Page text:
There are all kinds of flight simulator experiences out there for aviation geeks, ranging from full motion flight simulators, to hotel rooms with flight simulators in them. However, I’ve never heard of anything quite like this…
This February, you’ll have the chance to experience a plane crash simulation in Nottingham. This is being put together by DARKFIELD, which describes itself as “a multi-sensory sonic theme park.”
This will take place in a 40 foot shipping container that has been turned into a replica of an airplane cabin. DARKFIELD has used the shipping container concept for other simulations in the past, and as it’s described, “behind the doors of each shipping container a strange world unfolds.”
The experience will be called FLIGHT:
Flight explores the Many-Worlds Interpretation of quantum mechanics, taking audience members through two worlds, two realities and two possible outcomes to their journey. There are many worlds in which this plane lands safely. We are not responsible for your final destination.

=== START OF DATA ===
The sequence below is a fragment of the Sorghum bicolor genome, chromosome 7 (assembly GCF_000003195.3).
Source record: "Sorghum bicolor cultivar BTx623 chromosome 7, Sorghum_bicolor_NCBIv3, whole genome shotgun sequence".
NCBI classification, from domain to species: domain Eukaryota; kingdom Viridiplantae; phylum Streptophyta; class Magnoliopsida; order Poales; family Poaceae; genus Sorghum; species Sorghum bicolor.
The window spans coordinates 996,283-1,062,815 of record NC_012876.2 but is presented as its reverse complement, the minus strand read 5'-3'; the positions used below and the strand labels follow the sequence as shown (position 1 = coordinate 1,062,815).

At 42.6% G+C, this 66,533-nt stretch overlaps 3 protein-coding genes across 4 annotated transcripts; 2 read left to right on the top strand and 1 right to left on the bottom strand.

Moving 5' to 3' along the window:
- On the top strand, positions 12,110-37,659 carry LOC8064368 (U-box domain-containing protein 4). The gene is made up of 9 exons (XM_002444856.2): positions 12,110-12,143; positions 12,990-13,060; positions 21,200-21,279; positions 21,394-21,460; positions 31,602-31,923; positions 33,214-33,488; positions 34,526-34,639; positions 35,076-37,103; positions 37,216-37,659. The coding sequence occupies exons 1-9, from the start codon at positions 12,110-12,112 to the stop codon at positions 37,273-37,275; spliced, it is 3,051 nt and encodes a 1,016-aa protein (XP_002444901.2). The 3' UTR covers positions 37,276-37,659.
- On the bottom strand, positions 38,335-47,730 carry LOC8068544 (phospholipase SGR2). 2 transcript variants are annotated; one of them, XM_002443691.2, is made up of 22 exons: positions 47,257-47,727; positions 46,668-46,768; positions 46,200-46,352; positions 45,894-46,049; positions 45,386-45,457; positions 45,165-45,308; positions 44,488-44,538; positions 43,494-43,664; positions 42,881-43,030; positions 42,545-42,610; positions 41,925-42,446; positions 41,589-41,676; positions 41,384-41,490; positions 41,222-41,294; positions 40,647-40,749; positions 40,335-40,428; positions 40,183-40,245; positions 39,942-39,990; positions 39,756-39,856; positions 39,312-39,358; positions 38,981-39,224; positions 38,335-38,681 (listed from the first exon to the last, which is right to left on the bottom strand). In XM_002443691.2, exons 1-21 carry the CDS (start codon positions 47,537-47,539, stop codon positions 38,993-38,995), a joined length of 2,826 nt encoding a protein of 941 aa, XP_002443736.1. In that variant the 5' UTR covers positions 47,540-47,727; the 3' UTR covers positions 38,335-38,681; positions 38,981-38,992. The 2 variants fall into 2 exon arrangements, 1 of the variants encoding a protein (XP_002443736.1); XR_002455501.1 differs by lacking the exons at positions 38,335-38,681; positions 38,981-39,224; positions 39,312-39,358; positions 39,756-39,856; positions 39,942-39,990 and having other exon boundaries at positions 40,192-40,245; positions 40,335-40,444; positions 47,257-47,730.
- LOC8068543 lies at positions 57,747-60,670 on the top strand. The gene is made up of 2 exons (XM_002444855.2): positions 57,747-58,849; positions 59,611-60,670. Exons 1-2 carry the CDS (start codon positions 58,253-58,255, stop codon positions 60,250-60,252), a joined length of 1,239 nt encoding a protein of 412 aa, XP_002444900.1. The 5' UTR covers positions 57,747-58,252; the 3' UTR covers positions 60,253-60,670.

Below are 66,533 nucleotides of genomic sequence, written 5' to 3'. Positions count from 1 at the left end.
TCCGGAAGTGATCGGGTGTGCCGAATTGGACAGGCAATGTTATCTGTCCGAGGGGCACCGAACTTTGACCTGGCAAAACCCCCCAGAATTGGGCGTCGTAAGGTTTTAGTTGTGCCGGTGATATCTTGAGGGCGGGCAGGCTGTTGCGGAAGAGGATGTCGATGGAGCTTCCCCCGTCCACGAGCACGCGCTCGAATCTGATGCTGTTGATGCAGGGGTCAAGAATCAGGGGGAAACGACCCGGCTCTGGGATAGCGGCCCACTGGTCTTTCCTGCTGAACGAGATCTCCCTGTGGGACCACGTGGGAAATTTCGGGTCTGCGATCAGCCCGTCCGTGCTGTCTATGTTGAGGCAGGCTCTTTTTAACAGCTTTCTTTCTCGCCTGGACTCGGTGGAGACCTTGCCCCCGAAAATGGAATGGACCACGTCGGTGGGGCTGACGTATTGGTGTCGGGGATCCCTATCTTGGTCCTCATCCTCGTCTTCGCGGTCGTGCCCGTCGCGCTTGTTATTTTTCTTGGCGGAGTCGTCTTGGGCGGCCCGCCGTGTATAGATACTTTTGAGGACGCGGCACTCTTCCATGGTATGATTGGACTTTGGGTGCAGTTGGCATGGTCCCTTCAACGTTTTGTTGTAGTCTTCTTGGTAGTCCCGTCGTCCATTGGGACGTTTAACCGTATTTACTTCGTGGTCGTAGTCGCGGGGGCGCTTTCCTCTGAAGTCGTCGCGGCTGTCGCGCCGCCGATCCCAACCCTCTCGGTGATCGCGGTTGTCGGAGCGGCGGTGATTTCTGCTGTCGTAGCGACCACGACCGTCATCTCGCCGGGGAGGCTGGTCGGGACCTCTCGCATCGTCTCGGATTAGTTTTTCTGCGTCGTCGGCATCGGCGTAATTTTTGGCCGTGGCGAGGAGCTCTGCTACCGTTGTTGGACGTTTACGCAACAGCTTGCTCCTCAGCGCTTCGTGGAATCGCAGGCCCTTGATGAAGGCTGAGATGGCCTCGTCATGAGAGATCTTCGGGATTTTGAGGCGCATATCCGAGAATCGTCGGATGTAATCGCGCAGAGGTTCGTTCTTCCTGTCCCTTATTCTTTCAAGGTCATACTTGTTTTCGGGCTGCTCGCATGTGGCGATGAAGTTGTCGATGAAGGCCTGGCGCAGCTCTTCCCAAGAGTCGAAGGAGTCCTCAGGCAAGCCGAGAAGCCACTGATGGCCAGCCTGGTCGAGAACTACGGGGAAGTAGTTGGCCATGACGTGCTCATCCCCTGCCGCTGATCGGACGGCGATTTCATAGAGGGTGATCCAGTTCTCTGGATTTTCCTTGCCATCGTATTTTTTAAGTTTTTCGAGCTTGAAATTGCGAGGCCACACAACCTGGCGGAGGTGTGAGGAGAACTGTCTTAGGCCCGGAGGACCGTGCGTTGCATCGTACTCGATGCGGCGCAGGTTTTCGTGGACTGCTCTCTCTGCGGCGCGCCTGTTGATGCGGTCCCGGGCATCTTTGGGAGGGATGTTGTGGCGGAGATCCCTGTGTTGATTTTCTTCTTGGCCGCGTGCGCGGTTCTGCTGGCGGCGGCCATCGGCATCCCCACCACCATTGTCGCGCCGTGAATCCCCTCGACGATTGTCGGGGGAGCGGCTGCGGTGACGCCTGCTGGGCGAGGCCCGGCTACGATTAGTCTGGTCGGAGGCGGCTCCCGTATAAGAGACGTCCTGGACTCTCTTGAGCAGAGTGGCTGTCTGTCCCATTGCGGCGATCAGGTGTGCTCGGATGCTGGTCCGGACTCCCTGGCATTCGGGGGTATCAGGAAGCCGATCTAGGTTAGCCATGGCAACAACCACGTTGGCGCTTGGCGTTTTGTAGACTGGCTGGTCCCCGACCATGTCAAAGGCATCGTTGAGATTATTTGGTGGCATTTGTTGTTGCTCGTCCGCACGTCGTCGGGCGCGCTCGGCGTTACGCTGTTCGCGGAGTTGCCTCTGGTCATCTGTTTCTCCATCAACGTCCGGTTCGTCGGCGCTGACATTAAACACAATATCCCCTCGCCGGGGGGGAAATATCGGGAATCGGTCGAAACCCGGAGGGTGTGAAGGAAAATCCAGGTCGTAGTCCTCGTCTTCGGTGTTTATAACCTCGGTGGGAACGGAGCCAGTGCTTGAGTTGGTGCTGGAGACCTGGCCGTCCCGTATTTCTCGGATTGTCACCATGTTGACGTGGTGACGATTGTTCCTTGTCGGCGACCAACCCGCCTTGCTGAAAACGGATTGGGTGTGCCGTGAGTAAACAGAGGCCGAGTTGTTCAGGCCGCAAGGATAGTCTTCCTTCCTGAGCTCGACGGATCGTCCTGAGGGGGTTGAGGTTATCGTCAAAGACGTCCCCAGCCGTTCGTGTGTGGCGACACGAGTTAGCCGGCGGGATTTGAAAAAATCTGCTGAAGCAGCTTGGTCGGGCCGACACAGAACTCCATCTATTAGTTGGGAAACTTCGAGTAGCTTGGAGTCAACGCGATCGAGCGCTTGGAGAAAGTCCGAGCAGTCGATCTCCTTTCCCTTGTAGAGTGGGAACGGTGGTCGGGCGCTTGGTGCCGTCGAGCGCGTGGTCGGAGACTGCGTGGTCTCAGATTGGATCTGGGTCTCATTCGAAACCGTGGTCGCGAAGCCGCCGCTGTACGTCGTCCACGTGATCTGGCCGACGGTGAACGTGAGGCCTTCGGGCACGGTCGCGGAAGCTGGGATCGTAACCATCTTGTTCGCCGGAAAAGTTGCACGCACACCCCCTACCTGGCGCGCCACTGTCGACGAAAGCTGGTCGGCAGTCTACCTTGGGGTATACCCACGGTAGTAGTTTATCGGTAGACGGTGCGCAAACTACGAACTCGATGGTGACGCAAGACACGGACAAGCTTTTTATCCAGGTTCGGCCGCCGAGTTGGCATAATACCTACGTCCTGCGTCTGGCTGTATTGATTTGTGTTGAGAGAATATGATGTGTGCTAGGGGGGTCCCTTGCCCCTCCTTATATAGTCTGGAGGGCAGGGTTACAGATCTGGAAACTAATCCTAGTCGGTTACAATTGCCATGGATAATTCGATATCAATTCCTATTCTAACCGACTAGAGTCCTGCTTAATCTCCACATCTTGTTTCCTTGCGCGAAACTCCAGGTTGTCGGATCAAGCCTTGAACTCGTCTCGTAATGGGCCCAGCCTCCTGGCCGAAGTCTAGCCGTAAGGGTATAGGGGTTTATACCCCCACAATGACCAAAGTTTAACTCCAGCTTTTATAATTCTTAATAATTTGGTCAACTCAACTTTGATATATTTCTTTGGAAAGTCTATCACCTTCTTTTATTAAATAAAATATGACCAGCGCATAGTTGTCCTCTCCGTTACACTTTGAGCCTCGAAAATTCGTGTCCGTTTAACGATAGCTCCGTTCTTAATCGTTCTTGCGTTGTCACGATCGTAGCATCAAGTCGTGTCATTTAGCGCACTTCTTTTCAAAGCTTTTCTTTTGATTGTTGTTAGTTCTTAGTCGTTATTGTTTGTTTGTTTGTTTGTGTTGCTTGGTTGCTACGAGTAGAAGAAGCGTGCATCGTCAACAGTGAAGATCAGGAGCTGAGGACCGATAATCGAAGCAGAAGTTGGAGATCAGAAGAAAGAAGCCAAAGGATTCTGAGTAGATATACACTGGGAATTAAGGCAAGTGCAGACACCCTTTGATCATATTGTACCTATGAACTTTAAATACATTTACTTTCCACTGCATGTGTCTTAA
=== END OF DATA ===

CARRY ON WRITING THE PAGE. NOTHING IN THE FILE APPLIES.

Here’s a video about the concept:
For those of you worried about just how much is being “simulated” here, don’t worry, they’re not going to be flipping the shipping container over. Rather there will be 360 degree sensory effects and sounds to simulate the experience.
This will be available as part of the Nottingham Festival of Science and Curiosity, and each screening takes 25 minutes.
Tickets cost £8, and the experience will be available almost continuously over the following times:
- February 15 & 16 from 10AM until 6:30PM
- February 18-21 from 12PM until 3PM and from 5PM until 7:30PM
- February 22 & 23 from 10AM until 6:30PM
While on the surface this seems grim, I’d be fascinated to see how they go about this, since I still don’t have a full sense of what exactly the simulation will be like. I don’t think it’s worth flying to the UK just for this, but if an opportunity arises, this is certainly a motivator…
What do you make of the concept of a plane crash simulator? Does anyone plan on going to this one?